No Business Plan?
I’d like you to imagine the following scenario: you’re taking a business trip from San Francisco to London. Once you’re on the plane, the captain comes on the intercom with an announcement: He will be piloting this flight without the assistance of navigation. He hasn’t figured out where you’ll be stopping if he needs to refuel and he’s not exactly sure how to find London without his navigation system, but he’s pretty sure he can figure it out.
You want off the plane, don’t you?
Even though the captain knows where he’d like to end up and will presumably recognize the airport when he gets there, you want him to be able to navigate around obstacles, you want him to know exactly when he’s going to do something critical like refuel, and you want him to be familiar with every step of the way.
It’s the same for your business.
Many make the mistake of trying to operate without a business plan. After all, you know where you are, you know what you are doing, and you know in a general sort of way where you would like to end up.
Isn’t that enough?
As you’ve seen from our pilot example, no, it’s not enough. Not even close.
· You need a business plan to map out all your goals one by one.
· You need ways to measure your success. How many prospects seen each week? How many times did you close the sale? How many networking events did you go to? You need numbers – you need some kind of measurement to know that you are on target, to be able to correct or change what you are doing if you need to adjust,
· You need to know what obstacles you’ll encounter and how you’ll manage them. The most successful businesses know that things will go wrong and plan accordingly. They anticipate complications, delays and unforeseen loses. They have built in reserves of time, resources and ideas.
· You need to know what action steps are necessary along the way. Break it down. What do you need to accomplish each week, month and quarter to have a successful year.
A business plan not only measures your progress, but it also gives you confidence and reassurance when you’re stuck in a bad situation. You can get blown off course, but it’s not hard to get yourself back on track when you know where you should be at any given moment of the journey.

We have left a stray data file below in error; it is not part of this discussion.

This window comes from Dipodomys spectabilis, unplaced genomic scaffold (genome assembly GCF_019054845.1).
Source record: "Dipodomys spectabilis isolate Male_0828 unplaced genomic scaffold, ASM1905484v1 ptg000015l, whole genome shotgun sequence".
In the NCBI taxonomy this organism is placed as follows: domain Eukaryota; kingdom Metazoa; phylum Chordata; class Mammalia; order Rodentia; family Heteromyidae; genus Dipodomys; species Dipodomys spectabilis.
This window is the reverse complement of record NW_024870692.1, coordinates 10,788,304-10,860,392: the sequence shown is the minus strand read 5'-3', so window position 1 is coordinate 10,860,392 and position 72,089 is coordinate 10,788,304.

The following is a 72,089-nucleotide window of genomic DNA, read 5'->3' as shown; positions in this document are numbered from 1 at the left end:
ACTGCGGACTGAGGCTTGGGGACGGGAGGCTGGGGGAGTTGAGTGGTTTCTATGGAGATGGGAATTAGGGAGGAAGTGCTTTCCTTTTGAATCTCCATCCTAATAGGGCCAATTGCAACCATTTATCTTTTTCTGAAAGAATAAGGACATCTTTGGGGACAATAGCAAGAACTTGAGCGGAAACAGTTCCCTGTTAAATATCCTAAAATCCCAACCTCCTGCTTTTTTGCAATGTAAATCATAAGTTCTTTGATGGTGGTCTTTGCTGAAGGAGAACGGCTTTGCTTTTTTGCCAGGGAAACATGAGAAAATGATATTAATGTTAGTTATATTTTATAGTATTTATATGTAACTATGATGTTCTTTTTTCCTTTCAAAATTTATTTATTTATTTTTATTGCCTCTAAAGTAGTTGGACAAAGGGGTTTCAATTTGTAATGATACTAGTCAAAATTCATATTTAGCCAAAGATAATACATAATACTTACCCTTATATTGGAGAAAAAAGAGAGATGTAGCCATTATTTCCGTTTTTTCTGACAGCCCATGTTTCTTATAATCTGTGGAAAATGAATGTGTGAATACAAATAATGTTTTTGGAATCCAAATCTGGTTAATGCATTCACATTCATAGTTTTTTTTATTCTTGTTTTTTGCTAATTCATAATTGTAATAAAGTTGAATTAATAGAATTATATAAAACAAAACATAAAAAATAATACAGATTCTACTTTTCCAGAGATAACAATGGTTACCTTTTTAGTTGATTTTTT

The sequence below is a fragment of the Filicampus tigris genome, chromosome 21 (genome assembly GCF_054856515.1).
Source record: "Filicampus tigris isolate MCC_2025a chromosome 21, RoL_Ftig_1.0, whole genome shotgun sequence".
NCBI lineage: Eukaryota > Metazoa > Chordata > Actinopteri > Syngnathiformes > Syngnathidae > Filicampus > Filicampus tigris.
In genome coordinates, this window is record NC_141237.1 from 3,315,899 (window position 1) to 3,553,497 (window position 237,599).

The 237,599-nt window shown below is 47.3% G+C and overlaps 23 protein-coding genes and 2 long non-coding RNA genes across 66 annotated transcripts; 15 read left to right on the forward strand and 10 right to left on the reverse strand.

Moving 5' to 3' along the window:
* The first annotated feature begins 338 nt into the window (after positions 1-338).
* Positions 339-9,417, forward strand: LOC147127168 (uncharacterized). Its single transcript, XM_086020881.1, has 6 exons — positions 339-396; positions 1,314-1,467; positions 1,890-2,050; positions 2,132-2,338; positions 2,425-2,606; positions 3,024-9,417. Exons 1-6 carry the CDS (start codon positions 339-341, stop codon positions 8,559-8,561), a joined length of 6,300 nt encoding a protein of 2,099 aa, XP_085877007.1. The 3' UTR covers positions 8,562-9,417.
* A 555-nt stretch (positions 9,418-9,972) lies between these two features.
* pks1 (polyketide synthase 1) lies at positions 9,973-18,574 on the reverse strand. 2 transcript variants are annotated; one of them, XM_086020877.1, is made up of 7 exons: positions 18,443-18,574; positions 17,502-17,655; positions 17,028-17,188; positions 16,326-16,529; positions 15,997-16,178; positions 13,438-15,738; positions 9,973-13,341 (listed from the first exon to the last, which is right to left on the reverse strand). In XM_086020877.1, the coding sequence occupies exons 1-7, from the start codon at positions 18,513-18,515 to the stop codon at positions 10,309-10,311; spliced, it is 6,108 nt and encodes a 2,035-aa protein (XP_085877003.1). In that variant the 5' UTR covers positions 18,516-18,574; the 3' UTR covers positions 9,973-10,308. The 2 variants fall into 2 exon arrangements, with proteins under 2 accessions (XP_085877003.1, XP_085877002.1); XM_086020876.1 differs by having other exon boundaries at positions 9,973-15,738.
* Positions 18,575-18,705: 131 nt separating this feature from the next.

If all the guidance you have to offer yourself is, “I need to get out of this situation,” or “This isn’t good,” then you’re not going to be able to fix it very well.
If you know exactly what you need to do to get back on course, it’s going to be a lot easier.
Businesses with a plan aren’t just better prepared for adversity; they are also more creative, think more broadly, and are more deliberate in anything they do. They are more successful overall.
What makes a good business plan?
Broad goals. You need major milestones that you can work toward, like achieving a certain number of clients or earning a certain amount of revenue. These are your destination points.
Action steps. Once you’ve decided on your broad goals, you need to write down the individual steps necessary to achieve them, and put them in logical order.
Deadlines. You’re going to have a hard time achieving your action steps if you don’t hold yourself accountable. Give every action step a deadline and you’ll be much more likely to succeed.
Track your progress regularly. Look at your business plan often; make adjustments when you have to, but stay on top of it. Some of my clients track their numbers monthly while others track it quarterly. Be consistent. You will find that your business will improve dramatically.
We are in the final quarter of this year. This is the perfect time to think about your goals and aspirations for the future and to start to create a business plan for next year.